Working with your own sister? Some celebrities think it’s the key to success and have created their very own fashion lines, keeping it all in the family. Famous sisters Sienna and Savannah Miller, Mary-Kate and Ashley Olsen, and Penelope and Monica Cruz have jumped in on this trend, reaping the benefits of having a reliable business partner.
British icon Sienna Miller has been known for her outfits as well as her acting skills. What most don’t know is that she has a designer for her sister. Savannah, three years older than Sienna, studied fashion design in Central Saint Martin’s in London and under such designers as Alexander McQueen and Betty Jackson. During a brief time when the sisters lived together, Sienna would serve as Savannah’s muse, inspiring her with her quirky attitude, comments, and even standing in as a fit-model.
“Sienna’s always been quite forward-thinking in her approach to fashion, so working with her is great as she comes up with crazy ideas that I perhaps wouldn’t otherwise consider,” Savannah said about her sister on the fashion line’s Web site (twenty8twelve.com). “She’s also great to bounce ideas off and was an excellent fit-model when I was freelancing.”
Sienna feels the same closeness to her sister. “Sav is the closest person to me,” she said in a recent article featured in Vogue Spain. “Now I’m working with her…what could be more fun?”
Their fashion line, Twenty8Twelve, is named after Sienna’s birthday. Sienna serves as the creative thinker, while Savannah stands in as the detail-oriented designer.
“I tell Savannah what I like, and she, who’s used to designing, is the one in charge of the details,” Sienna said in a recent interview with Glamour Spain. “I don’t pretend to make myself draw. I’m not an expert on the technical side of fashion, but I let my instincts take over.”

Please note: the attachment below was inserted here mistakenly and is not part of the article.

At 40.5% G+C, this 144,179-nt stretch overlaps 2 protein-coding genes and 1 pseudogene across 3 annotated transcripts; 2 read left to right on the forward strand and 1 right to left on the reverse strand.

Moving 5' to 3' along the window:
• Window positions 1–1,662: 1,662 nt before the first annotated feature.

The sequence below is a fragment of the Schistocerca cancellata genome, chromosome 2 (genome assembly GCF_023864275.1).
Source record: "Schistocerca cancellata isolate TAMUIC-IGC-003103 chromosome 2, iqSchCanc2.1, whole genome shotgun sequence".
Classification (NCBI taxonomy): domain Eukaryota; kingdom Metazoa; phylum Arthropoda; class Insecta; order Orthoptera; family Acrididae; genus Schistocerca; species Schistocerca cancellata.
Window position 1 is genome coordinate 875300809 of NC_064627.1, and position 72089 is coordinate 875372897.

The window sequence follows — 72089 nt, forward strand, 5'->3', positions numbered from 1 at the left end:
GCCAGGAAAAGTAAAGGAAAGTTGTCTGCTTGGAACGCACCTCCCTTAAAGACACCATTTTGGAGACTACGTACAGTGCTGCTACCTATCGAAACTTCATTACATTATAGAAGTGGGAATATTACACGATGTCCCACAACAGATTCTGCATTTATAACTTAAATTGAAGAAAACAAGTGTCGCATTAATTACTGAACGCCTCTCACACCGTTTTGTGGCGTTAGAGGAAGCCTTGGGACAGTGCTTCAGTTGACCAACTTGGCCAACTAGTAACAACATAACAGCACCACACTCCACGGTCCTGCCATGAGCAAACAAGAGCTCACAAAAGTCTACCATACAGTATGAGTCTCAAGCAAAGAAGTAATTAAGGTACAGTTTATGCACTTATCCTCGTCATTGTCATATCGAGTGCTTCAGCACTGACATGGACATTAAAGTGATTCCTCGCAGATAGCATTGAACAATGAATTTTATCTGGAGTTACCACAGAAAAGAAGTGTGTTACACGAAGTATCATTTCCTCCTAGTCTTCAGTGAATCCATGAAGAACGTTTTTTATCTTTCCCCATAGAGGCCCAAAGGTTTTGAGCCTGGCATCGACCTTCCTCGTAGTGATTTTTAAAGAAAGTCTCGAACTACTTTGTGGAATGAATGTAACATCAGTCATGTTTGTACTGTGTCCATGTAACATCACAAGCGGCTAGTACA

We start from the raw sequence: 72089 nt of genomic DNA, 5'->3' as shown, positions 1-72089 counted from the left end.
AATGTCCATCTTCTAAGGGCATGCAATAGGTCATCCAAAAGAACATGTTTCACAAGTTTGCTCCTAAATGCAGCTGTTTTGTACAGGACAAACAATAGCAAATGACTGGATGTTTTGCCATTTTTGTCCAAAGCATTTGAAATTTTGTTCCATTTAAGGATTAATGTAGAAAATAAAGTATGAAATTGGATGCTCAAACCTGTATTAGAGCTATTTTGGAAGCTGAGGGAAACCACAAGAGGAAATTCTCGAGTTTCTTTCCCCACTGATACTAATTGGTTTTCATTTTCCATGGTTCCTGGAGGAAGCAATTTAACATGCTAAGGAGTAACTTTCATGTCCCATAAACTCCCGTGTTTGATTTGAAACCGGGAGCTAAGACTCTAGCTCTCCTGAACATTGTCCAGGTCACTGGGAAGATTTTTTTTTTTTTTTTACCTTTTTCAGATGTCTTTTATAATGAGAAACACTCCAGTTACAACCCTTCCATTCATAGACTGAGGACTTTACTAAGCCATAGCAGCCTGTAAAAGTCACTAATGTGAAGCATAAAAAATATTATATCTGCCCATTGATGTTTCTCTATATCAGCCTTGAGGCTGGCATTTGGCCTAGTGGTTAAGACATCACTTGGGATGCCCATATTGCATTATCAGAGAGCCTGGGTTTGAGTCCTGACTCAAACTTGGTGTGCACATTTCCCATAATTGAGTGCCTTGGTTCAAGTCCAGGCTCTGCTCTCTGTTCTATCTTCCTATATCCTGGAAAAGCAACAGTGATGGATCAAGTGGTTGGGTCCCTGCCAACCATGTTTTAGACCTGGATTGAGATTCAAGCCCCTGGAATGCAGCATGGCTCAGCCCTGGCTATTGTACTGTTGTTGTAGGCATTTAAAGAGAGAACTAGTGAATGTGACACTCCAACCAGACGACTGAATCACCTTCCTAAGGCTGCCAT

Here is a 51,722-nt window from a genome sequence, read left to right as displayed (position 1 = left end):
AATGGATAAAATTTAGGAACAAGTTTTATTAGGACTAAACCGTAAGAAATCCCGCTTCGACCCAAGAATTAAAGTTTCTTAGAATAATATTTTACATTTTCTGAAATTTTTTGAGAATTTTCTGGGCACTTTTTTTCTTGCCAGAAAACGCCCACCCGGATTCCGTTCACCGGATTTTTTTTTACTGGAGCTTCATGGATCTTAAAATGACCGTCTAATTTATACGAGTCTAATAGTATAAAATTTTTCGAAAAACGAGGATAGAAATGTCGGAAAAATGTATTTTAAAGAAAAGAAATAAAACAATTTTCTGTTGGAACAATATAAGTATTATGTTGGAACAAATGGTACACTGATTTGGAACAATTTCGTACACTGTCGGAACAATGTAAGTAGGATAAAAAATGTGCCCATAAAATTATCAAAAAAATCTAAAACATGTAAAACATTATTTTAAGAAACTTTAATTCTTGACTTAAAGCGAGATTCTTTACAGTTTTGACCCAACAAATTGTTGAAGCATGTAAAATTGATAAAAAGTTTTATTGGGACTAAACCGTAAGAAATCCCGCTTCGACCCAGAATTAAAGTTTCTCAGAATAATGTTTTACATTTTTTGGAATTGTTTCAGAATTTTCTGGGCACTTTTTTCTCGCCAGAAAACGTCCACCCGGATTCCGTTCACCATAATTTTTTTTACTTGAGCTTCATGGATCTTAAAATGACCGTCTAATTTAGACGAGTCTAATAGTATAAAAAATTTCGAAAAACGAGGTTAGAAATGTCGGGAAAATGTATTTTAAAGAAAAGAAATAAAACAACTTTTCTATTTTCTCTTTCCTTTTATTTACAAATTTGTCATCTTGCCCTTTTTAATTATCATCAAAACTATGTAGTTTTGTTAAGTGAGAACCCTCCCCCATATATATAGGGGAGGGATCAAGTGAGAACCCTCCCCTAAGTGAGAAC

Their 80-piece line debuted in September in Nieman Marcus and Bergdorf Goodman. The line has vintage feminine touches with an air of masculinity. Their style is set to target the mid-range when it comes to high-fashion versus cheap clothing.
“It’s designed to cover the gap that exists between very cheap clothing but that’s not of good quality, and that of great designers, that is exceptionally expensive and that you don’t even think of buying when your 28,” Savannah told Glamour.
“I absolutely adore the Miller sisters’ Twenty8Twelve line,” said FDU sophomore Dennel Avellana. “It’s edgy and androgynous with delicate feminine touches, and that’s something that strikes me as interesting and different.”
Twin actors Mary-Kate and Ashley Olsen are also forward thinking fashionistas who have graduated from kid-friendly outfits to an edgier adult line. Known for their commercial appeal, the sisters already have been the face of their own clothing line, which was sold at Wal-Mart, when they were young. The difference was that the clothing was targeted at young girls and the twins had no say or input in the designing process. That all has changed with the introduction of their first high-fashion line, The Row.
“We want to control its image and each piece and each collection,” Mary-Kate said about the new line to Women’s Wear Daily. “The Row is very separate from everything we’ve done so far.”
Ashley added, “It’s definitely in a different marketplace.”
The line falls under a palette of dark hues, ranging from charcoal gray to pitch black, with just hints here and there of the purest white. In the U.S., the line is sold at Barney’s New York and Maxfield in Los Angeles. It includes such pieces as “$3,220 Tuscan lamb-fur coats, $1,700 cashmere tuxedo jackets with three-quarter sleeves, $875 banded strapless dresses and $360 legging-style pants,” according to the article in Women’s Wear Daily.